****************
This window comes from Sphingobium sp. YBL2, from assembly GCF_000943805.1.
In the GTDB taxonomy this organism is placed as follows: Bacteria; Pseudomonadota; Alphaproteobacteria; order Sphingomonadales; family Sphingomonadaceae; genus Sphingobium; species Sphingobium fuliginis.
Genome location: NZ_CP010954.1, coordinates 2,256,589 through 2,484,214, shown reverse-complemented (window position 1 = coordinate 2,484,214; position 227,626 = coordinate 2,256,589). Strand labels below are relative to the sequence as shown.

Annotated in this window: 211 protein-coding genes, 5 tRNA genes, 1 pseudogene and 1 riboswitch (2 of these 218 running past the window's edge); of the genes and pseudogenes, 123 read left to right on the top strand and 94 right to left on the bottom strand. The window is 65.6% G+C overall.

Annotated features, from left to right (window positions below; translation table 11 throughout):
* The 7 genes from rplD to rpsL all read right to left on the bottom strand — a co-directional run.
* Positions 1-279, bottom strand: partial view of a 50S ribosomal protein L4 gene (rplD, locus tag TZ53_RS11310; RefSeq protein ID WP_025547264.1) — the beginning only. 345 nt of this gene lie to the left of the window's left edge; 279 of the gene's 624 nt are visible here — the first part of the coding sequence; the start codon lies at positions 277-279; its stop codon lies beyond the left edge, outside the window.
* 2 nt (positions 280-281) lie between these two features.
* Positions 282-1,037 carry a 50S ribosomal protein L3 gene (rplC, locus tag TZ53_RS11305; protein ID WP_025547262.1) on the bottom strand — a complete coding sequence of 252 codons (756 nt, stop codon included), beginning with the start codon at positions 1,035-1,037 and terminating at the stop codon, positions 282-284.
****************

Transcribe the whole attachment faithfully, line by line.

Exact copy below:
This window comes from Sphingobium sp. YBL2, from assembly GCF_000943805.1.
In the GTDB taxonomy this organism is placed as follows: Bacteria; Pseudomonadota; Alphaproteobacteria; order Sphingomonadales; family Sphingomonadaceae; genus Sphingobium; species Sphingobium fuliginis.
Genome location: NZ_CP010954.1, coordinates 2,256,589 through 2,484,214, shown reverse-complemented (window position 1 = coordinate 2,484,214; position 227,626 = coordinate 2,256,589). Strand labels below are relative to the sequence as shown.

Annotated in this window: 211 protein-coding genes, 5 tRNA genes, 1 pseudogene and 1 riboswitch (2 of these 218 running past the window's edge); of the genes and pseudogenes, 123 read left to right on the top strand and 94 right to left on the bottom strand. The window is 65.6% G+C overall.

Annotated features, from left to right (window positions below; translation table 11 throughout):
* The 7 genes from rplD to rpsL all read right to left on the bottom strand — a co-directional run.
* Positions 1-279, bottom strand: partial view of a 50S ribosomal protein L4 gene (rplD, locus tag TZ53_RS11310; RefSeq protein ID WP_025547264.1) — the beginning only. 345 nt of this gene lie to the left of the window's left edge; 279 of the gene's 624 nt are visible here — the first part of the coding sequence; the start codon lies at positions 277-279; its stop codon lies beyond the left edge, outside the window.
* 2 nt (positions 280-281) lie between these two features.
* Positions 282-1,037 carry a 50S ribosomal protein L3 gene (rplC, locus tag TZ53_RS11305; protein ID WP_025547262.1) on the bottom strand — a complete coding sequence of 252 codons (756 nt, stop codon included), beginning with the start codon at positions 1,035-1,037 and terminating at the stop codon, positions 282-284.